Helen tells Matthew that aspirin’s anti-platelet activity could cause bleeding problems during surgery, and that he should immediately stop taking it. When Matthew tells her that the Advil® doesn’t always relieve his pain, Helen says she’ll talk to his physicians about prescribing something stronger. In the meantime, though–until Matthew hears from Dr. Rogan or Dr. Deutsch–he should use only the Advil® for pain relief.

Section 2.3 Pharmacologic Management of Moderate to Severe Pain

Patient Case History: Matthew

A day after the palliative surgery, Matthew experiences acute pain that he ranks “7” on a 10-point scale and describes as “moderately severe.” Dr. Rogan successfully manages this post-surgical pain by administering intramuscular (IM) morphine on a scheduled basis for 2 days, then as needed.

Matthew spends the next two months at home, recovering from this surgery. The incision heals beautifully, and because the bypass has successfully relieved much of Matthew’s gastrointestinal distress, he gradually regains some weight. All these things boost Matthew’s spirits. Now that he’s not feeling and looking so bad, he feels more in control of his life and slightly less “doomed.”

Section 2.5: Management of Chronic Pain

Patient Case History: Matthew

Matthew begins his first course of chemotherapy. These treatments give him flu-like symptoms and make him feel so miserable, even a teaspoon of clear broth makes him gag. Anti-nausea medication provides only minimal relief.

When subsequent CT scans show that the chemotherapy isn’t working–that the tumor in his pancreas has grown and that his cancer has spread—Matthew’s spirits crash. Matthew now describes the pain in his abdomen and lower back as “intense.” When it’s at its very worst–when “breakthrough pain” prevents him from standing or walking–he ranks the pain a “10.”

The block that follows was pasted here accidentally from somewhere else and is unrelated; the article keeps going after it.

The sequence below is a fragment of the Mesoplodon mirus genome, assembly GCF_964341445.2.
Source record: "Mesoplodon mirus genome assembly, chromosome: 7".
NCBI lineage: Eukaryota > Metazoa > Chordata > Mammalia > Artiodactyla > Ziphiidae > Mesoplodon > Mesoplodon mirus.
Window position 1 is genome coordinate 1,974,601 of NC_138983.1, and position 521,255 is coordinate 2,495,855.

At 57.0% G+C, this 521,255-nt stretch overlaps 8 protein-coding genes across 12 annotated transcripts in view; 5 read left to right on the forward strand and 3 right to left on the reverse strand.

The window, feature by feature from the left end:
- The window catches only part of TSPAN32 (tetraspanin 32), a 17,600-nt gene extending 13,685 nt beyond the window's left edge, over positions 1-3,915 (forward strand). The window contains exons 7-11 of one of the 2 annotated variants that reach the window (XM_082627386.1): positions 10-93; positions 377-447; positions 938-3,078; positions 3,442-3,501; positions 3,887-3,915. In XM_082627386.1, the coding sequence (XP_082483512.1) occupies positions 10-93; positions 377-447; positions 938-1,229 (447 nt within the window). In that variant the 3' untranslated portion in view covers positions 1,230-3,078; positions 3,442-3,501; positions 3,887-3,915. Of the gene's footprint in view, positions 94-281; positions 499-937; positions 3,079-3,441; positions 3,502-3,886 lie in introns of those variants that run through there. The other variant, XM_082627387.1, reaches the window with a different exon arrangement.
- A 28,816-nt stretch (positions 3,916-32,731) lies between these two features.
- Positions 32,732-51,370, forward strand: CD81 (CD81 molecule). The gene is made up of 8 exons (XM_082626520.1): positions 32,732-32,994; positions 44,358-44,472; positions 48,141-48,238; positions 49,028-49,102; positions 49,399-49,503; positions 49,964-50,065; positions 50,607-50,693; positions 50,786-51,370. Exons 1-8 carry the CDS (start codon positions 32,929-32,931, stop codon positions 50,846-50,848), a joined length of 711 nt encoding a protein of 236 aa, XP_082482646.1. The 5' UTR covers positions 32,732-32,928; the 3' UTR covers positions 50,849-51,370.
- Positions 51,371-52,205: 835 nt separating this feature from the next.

Dr. Rogan prescribes morphine suppositories for when Matthew is nauseated from the chemotherapy and the sustained-release oral morphine formulation MS Contin® to manage Matthew’s chronic pain when he’s not nauseated. He also prescribes liquid morphine as needed to control the breakthrough pain.

Although Matthew says that he hates the pain, he is reluctant to comply with the pain management regimen Dr. Rogan prescribed. He explains that it’s important for him to remain “fully conscious,” but that the morphine makes him “fuzzy.” He says, “I don’t want to sleep all day and miss out on everything. I want to spend time with my wife and child.”

Module 3, Chapter 2

Section 1. 2

Patient Case History: Matthew

When Dr. Rogan confirms that Matthew’s pancreatic cancer has metastasized to his hip and spine, Matthew decides to discontinue chemotherapy. He doesn’t tolerate it well, and he knows it won’t cure him. Instead, Matthew asks Dr. Rogan and Dr. Deutsch to do what they can to enhance the quality of his life by managing his pain with minimal sedation.

When Dr. Deutsch meets with Matthew to reevaluate the treatment plan, Matthew describes the pain in his hip, back, and neck as “constant” and “radiating.” He adds that this pain can increase in intensity so quickly that it “wracks” his entire body. At its worst, the pain is “nearly intolerable,” he says. When Dr. Deutsch asks Matthew and Sybil how closely they have been following the twice-daily schedule of 60 mg of MS Contin® and how often Matthew requires the 10 mg of liquid morphine for breakthrough pain, Matthew says that he has been compliant with the fixed- schedule MS Contin®, but has been trying to “tough out” the breakthrough pain, only sometimes taking the awful-tasting liquid morphine. He repeats what he told Dr. Rogan earlier—that as bad he feels, he doesn’t always take the breakthrough medication because he’d rather be “in pain and alert” than “comatose on morphine.” He adds that not only does the MS Contin® make him sleep more than he likes, it also seems to have caused serious constipation.

With some emotion, Sybil describes her own ambivalence toward morphine. She worries that she’ll “somehow overdose” her husband. She wants to be sure she is providing maximum relief without causing harm.